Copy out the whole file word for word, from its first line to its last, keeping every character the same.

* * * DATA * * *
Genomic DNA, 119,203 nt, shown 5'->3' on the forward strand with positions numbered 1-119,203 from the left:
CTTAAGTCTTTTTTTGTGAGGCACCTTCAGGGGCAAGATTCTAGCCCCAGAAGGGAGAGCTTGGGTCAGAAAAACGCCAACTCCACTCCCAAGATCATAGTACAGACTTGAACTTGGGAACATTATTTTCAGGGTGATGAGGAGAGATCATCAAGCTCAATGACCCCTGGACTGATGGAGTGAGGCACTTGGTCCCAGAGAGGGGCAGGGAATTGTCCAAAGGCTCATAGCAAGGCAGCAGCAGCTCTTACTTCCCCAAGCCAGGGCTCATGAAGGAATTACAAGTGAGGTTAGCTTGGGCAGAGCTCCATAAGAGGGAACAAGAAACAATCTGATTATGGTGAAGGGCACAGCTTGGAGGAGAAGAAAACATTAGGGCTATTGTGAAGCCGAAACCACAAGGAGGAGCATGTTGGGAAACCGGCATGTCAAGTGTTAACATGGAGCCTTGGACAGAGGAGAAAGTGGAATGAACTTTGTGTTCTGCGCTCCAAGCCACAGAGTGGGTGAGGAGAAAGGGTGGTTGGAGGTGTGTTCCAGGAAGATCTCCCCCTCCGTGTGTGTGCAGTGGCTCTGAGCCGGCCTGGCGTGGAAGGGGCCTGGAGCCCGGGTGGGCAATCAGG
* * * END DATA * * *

Genomic DNA, 119,203 nt, shown 5'->3' on the forward strand with positions numbered 1-119,203 from the left:
CTTAAGTCTTTTTTTGTGAGGCACCTTCAGGGGCAAGATTCTAGCCCCAGAAGGGAGAGCTTGGGTCAGAAAAACGCCAACTCCACTCCCAAGATCATAGTACAGACTTGAACTTGGGAACATTATTTTCAGGGTGATGAGGAGAGATCATCAAGCTCAATGACCCCTGGACTGATGGAGTGAGGCACTTGGTCCCAGAGAGGGGCAGGGAATTGTCCAAAGGCTCATAGCAAGGCAGCAGCAGCTCTTACTTCCCCAAGCCAGGGCTCATGAAGGAATTACAAGTGAGGTTAGCTTGGGCAGAGCTCCATAAGAGGGAACAAGAAACAATCTGATTATGGTGAAGGGCACAGCTTGGAGGAGAAGAAAACATTAGGGCTATTGTGAAGCCGAAACCACAAGGAGGAGCATGTTGGGAAACCGGCATGTCAAGTGTTAACATGGAGCCTTGGACAGAGGAGAAAGTGGAATGAACTTTGTGTTCTGCGCTCCAAGCCACAGAGTGGGTGAGGAGAAAGGGTGGTTGGAGGTGTGTTCCAGGAAGATCTCCCCCTCCGTGTGTGTGCAGTGGCTCTGAGCCGGCCTGGCGTGGAAGGGGCCTGGAGCCCGGGTGGGCAATCAGG